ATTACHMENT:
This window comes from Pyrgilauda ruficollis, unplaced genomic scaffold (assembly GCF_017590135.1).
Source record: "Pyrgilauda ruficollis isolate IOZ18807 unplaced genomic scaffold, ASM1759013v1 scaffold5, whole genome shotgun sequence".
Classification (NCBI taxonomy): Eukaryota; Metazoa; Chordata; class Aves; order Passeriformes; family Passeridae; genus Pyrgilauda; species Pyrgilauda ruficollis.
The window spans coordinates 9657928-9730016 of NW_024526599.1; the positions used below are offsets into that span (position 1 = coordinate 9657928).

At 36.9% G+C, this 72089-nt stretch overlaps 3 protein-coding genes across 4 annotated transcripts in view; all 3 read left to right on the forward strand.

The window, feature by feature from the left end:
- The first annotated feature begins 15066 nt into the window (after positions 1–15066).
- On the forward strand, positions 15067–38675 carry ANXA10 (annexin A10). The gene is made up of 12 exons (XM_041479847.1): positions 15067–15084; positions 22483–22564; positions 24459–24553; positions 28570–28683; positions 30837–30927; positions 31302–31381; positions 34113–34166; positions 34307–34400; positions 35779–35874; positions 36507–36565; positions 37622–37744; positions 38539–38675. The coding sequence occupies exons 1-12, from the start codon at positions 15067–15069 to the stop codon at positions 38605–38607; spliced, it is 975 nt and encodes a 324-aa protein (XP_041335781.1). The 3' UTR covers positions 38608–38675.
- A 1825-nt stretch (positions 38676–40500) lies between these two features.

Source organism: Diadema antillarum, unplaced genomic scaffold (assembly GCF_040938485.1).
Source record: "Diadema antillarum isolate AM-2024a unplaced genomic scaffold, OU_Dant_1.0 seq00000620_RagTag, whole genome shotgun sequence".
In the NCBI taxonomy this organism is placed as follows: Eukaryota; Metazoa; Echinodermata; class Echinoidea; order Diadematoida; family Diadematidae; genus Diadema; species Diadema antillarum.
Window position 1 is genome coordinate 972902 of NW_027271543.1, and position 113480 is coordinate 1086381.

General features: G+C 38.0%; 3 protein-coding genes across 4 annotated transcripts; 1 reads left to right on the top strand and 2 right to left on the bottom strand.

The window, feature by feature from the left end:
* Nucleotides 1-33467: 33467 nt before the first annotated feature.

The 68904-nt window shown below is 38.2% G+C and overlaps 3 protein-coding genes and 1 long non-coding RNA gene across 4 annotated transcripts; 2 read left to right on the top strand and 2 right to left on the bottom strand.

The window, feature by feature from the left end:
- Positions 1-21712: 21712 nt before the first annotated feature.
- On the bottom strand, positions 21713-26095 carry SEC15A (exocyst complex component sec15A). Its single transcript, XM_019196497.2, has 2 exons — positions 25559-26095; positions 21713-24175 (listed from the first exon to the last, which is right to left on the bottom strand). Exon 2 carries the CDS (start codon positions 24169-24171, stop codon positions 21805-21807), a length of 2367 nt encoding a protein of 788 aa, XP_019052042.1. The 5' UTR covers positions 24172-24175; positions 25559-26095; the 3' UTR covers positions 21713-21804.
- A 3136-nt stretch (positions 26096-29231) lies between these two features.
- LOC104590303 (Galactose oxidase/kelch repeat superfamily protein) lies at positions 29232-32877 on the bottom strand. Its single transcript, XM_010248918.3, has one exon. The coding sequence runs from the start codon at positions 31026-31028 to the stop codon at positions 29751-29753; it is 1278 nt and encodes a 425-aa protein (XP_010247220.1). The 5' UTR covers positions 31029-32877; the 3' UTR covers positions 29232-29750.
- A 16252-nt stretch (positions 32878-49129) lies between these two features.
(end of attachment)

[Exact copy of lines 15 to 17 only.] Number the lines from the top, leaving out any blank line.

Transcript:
The window, feature by feature from the left end:
* Nucleotides 1-33467: 33467 nt before the first annotated feature.

The 68904-nt window shown below is 38.2% G+C and overlaps 3 protein-coding genes and 1 long non-coding RNA gene across 4 annotated transcripts; 2 read left to right on the top strand and 2 right to left on the bottom strand.